A multi-year study of rainfall and soil water controls on Scots pine transpiration under Mediterranean mountain conditions

P. Llorens*, R. Poyatos, J. Latron, J. Delgado, I. Oliveras, F. Gallart

*Corresponding author for this work

Research output: Contribution to journalArticleResearchpeer-review

24 Citations (Scopus)

Abstract

This study is focused on the analysis of the relationship between sap-flow-derived transpiration measured in a Scots pine stand in the Vallcebre research catchments (NE Iberian Peninsula) and meteorological and rainfall data. The first part of the study is focused on the analysis of temperature and rainfall anomalies. Then, the Scots pine transpiration response to inter-annual rainfall variability, soil water stress and water table depth variations during the period 1997-2000 is analysed. This period includes the extremely dry year of 1998, which allows us to infer the response of Scots pine transpiration to severe droughts. Scots pine transpiration during the summer presented a high inter-annual variability, largely related to rainfall amounts. Daily transpiration during dry summers was 40% of the transpiration of a summer day with average rainfall. Moreover, during dry summers, transpiration rates were not fully recovered even after significant rainfall events. The analysis of the dependence of Scots pine transpiration on available water indicated the strong limitation on transpiration induced by water content in the whole soil profile as well as by water table position. Under these drought conditions, a reduction of runoff and deep water stores was observed at the catchment scale, suggesting that the predicted increase in the frequency of severe summer droughts may threaten the current role of Mediterranean mountain catchments as suppliers of water resources for lowland areas.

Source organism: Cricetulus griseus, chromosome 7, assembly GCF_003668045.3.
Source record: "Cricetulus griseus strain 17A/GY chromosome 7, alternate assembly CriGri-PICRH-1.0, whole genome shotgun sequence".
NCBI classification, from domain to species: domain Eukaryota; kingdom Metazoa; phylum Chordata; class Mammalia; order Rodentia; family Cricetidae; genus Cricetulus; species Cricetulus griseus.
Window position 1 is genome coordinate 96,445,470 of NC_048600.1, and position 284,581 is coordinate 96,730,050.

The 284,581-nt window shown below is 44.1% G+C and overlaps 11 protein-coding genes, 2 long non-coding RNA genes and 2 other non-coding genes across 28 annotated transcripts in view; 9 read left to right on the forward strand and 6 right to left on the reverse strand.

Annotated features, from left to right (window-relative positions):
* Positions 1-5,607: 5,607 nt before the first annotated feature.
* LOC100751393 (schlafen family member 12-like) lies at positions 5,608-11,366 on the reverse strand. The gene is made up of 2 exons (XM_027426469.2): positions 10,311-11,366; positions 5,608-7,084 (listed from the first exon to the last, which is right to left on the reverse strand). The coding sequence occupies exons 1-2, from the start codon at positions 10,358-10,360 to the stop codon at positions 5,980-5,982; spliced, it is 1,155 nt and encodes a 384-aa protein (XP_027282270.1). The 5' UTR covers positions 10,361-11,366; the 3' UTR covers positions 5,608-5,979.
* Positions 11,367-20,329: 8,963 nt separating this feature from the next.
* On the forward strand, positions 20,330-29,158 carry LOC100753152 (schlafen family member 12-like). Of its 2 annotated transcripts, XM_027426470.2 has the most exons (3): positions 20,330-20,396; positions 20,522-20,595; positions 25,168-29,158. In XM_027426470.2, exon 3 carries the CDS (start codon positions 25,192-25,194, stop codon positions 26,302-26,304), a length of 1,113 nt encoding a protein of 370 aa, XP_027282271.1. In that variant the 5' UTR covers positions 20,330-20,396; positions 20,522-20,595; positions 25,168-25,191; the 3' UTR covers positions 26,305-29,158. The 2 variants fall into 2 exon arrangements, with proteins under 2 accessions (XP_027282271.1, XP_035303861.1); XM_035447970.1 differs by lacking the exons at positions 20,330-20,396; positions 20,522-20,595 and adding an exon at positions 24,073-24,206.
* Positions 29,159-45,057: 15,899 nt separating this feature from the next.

Original languageAmerican English
Pages (from-to)3053-3064
Number of pages12
JournalHydrological Processes
Volume24
Issue number21
DOIs
Publication statusPublished - 15 Oct 2010

Keywords

  • Drought
  • Mediterranean area
  • Pinus sylvestris
  • Soil water content
  • Transpiration
  • Water table depth

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